Wednesday, February 4, 2009

Fatalism and Futility

"I wake to sleep, and take my waking slow.
I feel my fate in what I cannot fear.
I learn by going where I have to go."
The Waking, Theodore Roethke

Fatalism is the belief that there is only one possible future. The name comes from "fate" rather than "fatal", but emotional nuances still haunt the term from the first time you hear it, making it more natural to dismiss and criticize. The idea is at odds with the idea of free will because the normal conception of free will requires that no natural laws completely determine human behavior, whereas obviously human behavior can affect the physical world. This would imply that non-physical causes have physical effects, and therefore the sum of physical laws isn't enough to completely predict the future.

Fatalism suggests that the conditions of the future have a constant, non-variable value. However, everyday language, even among fatalists, treats the future as a variable to be affected by each decision and action. I've heard several people ask, "If the future is predetermined whether or not I make a given choice, why bother doing anything?". There are two ways to read this question: present actions don't actually affect the events of the future, or actions don't affect the fixedness of the future. Both are troubling thoughts.

The first case is obviously absurd. We make choices every day that ripple outwards and have incredibly unexpected consequences. It's even more absurd than it might seem, because if memories are physical states in the brain, then future memories couldn't be affected by present actions, so you could have absolutely no recollection of many choices and actions. The absurdity leads many people to reject fatalism and determinism outright.

But fatalism doesn't require this absurdity, because fatalism holds not just the future as constant, but also the present and all choices and mental states. Any choice that will be made is fated to be made one way or another. It's still a perfectly valid and useful mental model to treat the future as a variable, because it's a mathematical unknown in any equation and still must be solved for. Even the past can be treated as an unknown, as historians are well aware, because we've lost information and can't be certain of exactly what happened. There are many "variables", but no free variables.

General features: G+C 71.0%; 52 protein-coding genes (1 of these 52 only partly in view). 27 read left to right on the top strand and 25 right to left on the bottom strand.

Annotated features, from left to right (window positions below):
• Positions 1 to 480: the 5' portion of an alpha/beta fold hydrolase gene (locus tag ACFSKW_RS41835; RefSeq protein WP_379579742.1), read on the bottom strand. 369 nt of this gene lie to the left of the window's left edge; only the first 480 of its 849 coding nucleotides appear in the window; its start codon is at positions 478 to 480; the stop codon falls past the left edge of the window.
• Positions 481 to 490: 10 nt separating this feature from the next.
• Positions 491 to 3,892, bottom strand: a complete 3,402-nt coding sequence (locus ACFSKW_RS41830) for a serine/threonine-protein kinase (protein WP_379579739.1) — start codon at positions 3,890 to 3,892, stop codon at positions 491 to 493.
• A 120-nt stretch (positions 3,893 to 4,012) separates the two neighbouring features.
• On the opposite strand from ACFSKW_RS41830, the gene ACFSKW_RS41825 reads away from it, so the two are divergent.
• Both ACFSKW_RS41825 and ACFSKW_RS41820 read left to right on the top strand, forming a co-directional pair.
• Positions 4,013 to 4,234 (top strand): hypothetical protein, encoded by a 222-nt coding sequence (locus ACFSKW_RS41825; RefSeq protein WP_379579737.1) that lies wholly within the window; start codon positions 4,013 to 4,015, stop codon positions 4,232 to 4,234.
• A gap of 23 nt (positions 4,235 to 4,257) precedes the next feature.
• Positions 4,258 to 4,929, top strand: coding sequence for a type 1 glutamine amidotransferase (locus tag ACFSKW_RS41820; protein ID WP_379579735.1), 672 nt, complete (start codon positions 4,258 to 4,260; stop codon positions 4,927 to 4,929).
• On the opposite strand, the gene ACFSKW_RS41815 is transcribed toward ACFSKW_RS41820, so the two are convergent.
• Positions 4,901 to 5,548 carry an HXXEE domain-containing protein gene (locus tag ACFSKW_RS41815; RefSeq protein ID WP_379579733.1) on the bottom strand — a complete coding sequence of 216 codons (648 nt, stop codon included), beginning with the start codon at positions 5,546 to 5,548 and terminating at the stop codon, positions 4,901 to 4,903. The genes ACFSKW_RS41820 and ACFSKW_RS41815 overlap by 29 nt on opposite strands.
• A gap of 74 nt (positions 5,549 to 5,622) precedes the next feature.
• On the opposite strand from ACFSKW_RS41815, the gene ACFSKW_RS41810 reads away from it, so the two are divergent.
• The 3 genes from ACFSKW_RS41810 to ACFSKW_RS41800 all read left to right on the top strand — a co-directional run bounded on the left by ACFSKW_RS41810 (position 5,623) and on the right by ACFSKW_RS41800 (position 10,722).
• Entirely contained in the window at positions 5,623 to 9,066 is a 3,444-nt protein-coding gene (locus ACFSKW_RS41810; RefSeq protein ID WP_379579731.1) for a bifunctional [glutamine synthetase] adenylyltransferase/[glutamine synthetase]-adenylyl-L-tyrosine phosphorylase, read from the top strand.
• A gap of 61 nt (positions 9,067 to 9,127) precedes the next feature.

The reasoning of the original question is a form of proof by contradiction, assuming fatalism and then deriving absurd results from the assumption. Proof by contradiction is worthless if it makes extra assumptions, because then the error can't be traced back to the original tentative assumption. In this case, the contradiction came from the extra, false assumption that there are free variables.

I can't refute the other way of reading the question, though, because I completely agree with it. Your actions and decisions (constants) can't affect the fixedness of the future by any means. It's like pulling yourself up by your bootstraps: you have no variability to imbue the future with, so you can't actually change its course. The feeling of helplessness is understandable in a psychological way, but not actually supported by any logical argument.

As an example, imagine I can read your mind, and you're standing at a fork in the road. You decide to go left and I tell you "Go left". So then you decide to go right just to spite me, and I say "Go right" right away. You give up and decide to stay put, so I say "Don't go anywhere". Then you decide to run in circles quoting Shakespeare, but before you can move I say "Run in circles quoting Shakespeare". You will probably feel an overwhelming sense of futility before long, but eventually you decide to ignore me and just go about your business. After a while, you start to realize I'm the one who should feel overwhelmed with futility, not you. If I keep doing this forever, I'm nothing but a nuisance. If I ever stop, you've won the game. Finally, I'll say "Tape my mouth shut" and you will.